War is terrible, but it sure inspires some wonderful books.
1. Dispatches by Michael Herr - I've never read a book like this before - it's very stream-of-consciousness and studded with historical and musical allusions (I actually made a playlist out of all the songs and artists that Herr mentions). It's a mash-up of poetry, journalism (Herr was reporting on the Vietnam War), and novel that captures the chaos of war in a way that no standard narrative could.
2. Exodus by Leon Uris - Reading Exodus, which in simplest terms explores the history of the Arab-Israeli conflict and Jewish persecution, was like deep-sea diving. Completely immersing; dark and terrifying; at times overwhelming. I think most readers emerge from this book with a more understanding view of the modern world.
3. Things They Carried by Tim O'Brien - A collection of short stories about the Vietnam War, born from the ruminations of a veteran.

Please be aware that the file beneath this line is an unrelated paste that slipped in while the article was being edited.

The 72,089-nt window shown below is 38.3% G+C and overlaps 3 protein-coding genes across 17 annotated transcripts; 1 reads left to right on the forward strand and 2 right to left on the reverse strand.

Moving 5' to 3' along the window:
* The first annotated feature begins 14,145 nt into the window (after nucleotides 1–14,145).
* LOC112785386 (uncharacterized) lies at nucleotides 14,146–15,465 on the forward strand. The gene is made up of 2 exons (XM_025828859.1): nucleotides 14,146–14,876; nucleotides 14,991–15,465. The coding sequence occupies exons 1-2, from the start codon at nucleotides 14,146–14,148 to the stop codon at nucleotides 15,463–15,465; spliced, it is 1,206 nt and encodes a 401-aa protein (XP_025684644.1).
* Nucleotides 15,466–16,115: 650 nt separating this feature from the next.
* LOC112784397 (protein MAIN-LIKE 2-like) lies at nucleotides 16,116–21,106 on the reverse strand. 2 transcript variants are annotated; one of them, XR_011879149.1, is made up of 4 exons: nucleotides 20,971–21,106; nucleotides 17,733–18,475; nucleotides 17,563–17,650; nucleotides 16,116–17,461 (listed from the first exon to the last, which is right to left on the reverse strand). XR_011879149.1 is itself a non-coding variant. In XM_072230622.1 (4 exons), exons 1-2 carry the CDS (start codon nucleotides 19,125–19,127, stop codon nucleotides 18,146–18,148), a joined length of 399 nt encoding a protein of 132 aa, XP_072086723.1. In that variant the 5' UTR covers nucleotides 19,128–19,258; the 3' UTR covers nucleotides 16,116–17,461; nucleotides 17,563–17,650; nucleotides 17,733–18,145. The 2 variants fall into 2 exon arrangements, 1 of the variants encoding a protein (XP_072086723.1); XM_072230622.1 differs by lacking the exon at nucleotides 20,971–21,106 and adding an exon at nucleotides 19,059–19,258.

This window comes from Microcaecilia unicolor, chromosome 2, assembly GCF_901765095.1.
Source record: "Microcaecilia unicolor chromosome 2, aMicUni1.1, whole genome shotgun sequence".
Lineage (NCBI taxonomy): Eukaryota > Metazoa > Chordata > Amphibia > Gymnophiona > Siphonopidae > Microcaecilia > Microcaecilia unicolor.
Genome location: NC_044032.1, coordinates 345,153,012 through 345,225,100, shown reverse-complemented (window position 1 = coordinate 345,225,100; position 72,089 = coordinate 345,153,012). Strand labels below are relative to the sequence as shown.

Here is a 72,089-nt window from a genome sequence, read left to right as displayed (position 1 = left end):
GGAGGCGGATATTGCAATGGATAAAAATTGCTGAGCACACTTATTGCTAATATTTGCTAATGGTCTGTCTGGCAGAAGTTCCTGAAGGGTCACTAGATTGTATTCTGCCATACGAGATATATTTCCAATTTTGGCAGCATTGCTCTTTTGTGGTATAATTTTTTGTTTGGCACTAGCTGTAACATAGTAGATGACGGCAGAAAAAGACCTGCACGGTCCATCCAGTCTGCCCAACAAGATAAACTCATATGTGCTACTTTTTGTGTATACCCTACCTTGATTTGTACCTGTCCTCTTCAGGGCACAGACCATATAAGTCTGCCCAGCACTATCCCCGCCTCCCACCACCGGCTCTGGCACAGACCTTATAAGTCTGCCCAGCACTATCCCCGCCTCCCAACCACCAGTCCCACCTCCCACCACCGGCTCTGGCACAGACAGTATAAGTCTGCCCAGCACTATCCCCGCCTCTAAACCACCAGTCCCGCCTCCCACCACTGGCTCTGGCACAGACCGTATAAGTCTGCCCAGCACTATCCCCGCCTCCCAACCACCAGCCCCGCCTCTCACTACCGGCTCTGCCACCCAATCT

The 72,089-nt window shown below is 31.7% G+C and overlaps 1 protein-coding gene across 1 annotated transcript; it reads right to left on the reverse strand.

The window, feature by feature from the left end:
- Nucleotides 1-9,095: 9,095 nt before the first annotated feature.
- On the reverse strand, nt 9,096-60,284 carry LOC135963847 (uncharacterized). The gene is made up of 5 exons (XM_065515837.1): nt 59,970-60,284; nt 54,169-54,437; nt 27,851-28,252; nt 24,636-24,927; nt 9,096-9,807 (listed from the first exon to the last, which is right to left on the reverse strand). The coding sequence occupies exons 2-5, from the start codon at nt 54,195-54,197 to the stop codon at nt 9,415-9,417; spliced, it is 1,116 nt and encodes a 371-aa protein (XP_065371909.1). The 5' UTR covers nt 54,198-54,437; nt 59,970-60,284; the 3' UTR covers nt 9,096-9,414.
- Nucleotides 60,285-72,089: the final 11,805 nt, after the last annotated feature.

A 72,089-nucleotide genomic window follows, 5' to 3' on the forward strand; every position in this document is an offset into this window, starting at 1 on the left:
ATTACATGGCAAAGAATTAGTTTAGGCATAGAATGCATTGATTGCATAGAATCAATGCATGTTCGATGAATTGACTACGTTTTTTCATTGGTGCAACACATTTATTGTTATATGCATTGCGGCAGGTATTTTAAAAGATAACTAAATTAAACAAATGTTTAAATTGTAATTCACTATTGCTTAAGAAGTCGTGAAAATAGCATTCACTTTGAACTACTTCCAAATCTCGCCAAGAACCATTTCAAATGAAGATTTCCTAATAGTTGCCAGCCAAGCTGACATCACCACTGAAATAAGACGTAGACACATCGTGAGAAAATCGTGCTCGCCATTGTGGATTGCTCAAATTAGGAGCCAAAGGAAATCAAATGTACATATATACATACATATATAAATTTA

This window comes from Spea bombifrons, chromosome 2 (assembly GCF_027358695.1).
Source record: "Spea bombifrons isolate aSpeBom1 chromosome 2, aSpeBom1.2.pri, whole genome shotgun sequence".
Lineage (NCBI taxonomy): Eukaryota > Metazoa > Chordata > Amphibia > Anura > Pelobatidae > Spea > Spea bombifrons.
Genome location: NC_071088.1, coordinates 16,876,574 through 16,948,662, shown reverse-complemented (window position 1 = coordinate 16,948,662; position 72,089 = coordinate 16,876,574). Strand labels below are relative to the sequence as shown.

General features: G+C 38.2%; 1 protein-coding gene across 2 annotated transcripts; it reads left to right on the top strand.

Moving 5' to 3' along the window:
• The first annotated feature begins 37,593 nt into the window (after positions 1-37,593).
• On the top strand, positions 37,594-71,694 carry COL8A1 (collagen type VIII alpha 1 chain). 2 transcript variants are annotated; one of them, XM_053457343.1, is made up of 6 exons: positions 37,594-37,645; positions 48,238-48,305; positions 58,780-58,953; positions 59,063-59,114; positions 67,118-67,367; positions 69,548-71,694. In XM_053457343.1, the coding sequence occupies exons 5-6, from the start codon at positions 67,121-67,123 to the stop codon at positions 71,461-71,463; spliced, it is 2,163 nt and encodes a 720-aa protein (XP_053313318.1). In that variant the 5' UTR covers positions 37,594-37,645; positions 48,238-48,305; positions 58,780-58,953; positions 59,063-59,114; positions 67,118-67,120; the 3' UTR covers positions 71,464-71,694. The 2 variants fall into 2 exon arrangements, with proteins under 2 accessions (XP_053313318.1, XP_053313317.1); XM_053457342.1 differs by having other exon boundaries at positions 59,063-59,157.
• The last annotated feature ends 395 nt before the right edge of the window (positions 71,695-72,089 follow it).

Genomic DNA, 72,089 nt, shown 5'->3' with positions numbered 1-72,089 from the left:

4. The Guernsey Literary and Potato Peel Pie Society - I've praised this book before and I'll do it again now. It's more reflective than most war stories, probably because it takes place in the wake of a war rather than in the heat of one.
5. Ender's Game by Orson Scott Card - Hey, just because a war hasn't happened yet, doesn't mean that it can't be the focus of a brilliant war novel. This science-fiction classic, whose companion I have already reviewed, is especially unusual because it focuses on how war affects those responsible for soldiers' lives, rather than its effects on the soldiers themselves.
|Two books from this list, plus a pillow made from |
the shirts of a veteran - my grandpa :)
As I was making this post, I realized that I read lots of books related to war but not many that are traditional war novels - you know, a soldier narrating his experiences in battle. I guess I'll have to read more of those and get back to you all.